Why I’m an Outcast: Dehumanizing Logics and Parent Perspectives

I recently tweeted about that I’ve become an outcast among parents to disabled (especially neurodivergent) children. From being someone whose articles were read, shared and praised by other parents, I’m now mostly ignored. Not that it’s unexpected, I knew I had this coming.

A couple of years ago when I started to engage in a particular organization, I was a bit uncomfortable with some of their vocabulary. However, I actually thought that their rhetorics was mostly a consequence of not knowing better and that I could contribute to a change. I was fairly new in the disability community, and naively enough I thought that my experiences as disabled myself was going to be considered an asset. I had a lot of internalized ableism that I had never dealt with and I think that made me less critical, even though I was never comfortable with the ableist views that were presented.

One of the things that this organization promotes strongly is the perspective of parents. They are centering parents’ views of poor healthcare, poor schools and so on, instead of promoting the voices of disabled people. I have a huge problem with this, and in this post I will dig deeper into three aspects of this problematic perspective.

The first one is that even though many of these parents are really suffering from having to fight very hard for the rights of their children, centering their own experiences leads to dehumanizing of disabled people. Parents may be depressed, worn out and not being able to work because of all the fighting for accessible education and healthcare for their children, but that is not the core of the problem. By focusing on how much parents are suffering the main issue is obscured. Because the main issue with ableism is that disabled people are seen as inferior to people without disabilites and are therefore denied access to basic human rights such as education, health care and communication.

When I see these parents advocate for better healthcare for their disabled children by arguing that parenting a disabled child is basically ruining their lives, not only are they stealing focus, they are also talking about disabled people. Since they rarely promote the voices of disabled people, but instead ignore and sometimes even try to silence disabled adults that question them, they are contributing to making disabled people objects to talk about, instead of partners to engage in a conversation with. I believe that both these aspects are obstacles to an actual change.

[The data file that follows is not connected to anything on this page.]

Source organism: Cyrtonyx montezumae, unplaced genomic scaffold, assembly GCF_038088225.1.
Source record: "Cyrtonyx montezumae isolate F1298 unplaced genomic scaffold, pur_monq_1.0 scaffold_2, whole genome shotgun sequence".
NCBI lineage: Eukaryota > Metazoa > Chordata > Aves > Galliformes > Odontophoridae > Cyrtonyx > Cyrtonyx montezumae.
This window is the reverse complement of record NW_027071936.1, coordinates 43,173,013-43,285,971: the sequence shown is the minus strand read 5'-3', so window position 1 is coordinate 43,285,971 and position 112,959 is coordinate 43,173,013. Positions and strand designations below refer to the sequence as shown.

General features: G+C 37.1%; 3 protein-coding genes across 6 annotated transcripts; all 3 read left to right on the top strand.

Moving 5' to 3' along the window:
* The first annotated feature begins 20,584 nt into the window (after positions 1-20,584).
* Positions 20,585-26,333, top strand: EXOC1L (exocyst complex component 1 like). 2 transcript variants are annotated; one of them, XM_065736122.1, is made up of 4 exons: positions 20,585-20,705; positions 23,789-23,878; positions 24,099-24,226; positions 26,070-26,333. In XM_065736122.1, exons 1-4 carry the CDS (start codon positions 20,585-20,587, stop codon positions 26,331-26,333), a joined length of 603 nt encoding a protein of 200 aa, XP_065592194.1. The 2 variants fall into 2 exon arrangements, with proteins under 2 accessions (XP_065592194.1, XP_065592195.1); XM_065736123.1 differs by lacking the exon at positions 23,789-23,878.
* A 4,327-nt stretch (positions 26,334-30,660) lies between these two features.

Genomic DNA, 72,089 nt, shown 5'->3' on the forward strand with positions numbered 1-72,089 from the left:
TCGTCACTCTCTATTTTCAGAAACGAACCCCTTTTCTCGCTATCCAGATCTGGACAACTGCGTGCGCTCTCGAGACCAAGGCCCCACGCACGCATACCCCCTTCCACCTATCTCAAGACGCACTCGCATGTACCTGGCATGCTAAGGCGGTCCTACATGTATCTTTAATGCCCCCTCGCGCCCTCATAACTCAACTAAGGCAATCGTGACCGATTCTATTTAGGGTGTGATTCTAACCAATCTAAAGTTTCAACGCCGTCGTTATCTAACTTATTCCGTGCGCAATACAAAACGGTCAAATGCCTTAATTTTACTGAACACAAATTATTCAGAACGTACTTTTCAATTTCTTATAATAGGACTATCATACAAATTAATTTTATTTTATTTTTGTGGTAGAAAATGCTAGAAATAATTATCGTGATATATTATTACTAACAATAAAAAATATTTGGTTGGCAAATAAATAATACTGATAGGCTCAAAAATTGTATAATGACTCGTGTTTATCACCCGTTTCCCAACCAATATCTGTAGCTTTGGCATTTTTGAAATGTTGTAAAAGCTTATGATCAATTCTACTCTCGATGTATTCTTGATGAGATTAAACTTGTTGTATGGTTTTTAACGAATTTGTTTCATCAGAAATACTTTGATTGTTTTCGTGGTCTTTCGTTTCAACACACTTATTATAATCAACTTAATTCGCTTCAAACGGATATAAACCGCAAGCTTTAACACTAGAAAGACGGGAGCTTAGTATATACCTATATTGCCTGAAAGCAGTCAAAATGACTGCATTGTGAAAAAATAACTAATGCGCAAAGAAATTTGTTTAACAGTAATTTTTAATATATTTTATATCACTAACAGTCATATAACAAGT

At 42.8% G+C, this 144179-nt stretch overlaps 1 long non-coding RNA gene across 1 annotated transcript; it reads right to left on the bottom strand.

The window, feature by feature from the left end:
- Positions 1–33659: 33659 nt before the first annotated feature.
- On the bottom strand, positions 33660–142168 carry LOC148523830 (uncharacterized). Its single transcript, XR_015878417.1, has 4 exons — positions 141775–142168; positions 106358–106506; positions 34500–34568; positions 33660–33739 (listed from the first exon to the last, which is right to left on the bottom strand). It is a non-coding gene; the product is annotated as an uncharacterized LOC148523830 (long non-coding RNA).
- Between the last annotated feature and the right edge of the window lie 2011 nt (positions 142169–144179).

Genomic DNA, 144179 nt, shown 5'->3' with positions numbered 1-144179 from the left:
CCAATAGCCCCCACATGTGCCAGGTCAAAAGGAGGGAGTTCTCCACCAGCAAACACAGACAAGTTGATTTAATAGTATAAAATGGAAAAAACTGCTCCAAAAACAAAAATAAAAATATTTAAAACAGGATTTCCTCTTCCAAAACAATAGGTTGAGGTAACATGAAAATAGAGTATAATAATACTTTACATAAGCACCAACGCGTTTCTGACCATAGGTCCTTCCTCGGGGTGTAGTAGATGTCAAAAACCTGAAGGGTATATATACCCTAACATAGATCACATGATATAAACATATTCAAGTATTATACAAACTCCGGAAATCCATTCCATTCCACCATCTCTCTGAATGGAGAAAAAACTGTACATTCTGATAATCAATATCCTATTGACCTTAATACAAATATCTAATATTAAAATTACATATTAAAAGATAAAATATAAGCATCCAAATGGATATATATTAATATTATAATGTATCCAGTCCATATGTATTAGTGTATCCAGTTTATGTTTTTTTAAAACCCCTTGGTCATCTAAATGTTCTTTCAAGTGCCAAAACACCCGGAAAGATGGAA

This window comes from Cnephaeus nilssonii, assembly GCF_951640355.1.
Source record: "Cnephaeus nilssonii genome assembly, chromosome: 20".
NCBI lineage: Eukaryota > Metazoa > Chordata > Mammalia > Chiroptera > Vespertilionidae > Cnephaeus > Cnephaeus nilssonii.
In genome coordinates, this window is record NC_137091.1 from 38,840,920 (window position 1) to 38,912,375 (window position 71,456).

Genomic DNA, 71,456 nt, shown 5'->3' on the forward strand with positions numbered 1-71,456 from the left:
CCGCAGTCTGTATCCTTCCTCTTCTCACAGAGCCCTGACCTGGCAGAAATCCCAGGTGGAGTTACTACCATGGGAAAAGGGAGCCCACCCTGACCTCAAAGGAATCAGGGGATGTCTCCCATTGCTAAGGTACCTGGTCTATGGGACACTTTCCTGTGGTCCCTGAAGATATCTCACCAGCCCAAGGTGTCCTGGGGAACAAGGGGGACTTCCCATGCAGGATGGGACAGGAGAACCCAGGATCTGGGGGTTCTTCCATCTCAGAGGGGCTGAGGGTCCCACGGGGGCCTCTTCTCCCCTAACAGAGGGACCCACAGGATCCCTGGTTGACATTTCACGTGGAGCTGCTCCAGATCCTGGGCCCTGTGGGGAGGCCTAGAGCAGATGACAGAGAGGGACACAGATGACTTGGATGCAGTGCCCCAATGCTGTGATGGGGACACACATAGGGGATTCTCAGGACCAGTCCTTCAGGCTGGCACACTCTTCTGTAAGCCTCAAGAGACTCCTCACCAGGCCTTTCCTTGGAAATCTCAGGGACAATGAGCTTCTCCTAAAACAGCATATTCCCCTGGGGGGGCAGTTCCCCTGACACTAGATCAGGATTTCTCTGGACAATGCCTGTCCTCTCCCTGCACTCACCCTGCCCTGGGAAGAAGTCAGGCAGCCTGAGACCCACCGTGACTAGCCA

The third issue is that a a lot of these parents are disabled, just like their children, but that doesn’t change the perspectives they are promoting. It really doesn’t matter if they are autstic or not when they advocate from a neurotypical perspective. When they talk about disabled children as they were some sort of aliens, completely different from themselves, they are promoting ableist views. Over and over the same narratives are presented and that includes realizing that something is wrong with their children. This insight is usually followed by statements about how they never chose for their child to be autistic (or more likely, “have autism”). The common denominator of these stories is that their children’s disabilities are portrayed as tragedies, instead of focusing an the actual disaster – ableism.

The situation for parents of disabled children can be very hard, but that doesn’t legitimize for parents to reproduce the dehumanizing of disabled people. Change will come from refusing to conform to dehumanizing logics, where disabled people never get to be the center of our own experiences. As sad as it is to see parents of disabled children reproduce the problems they claim wanting to fight, at least I know my own principles. I am rather ignored than being a part of you, if my belonging to you means allowing you to treat me as inferior.



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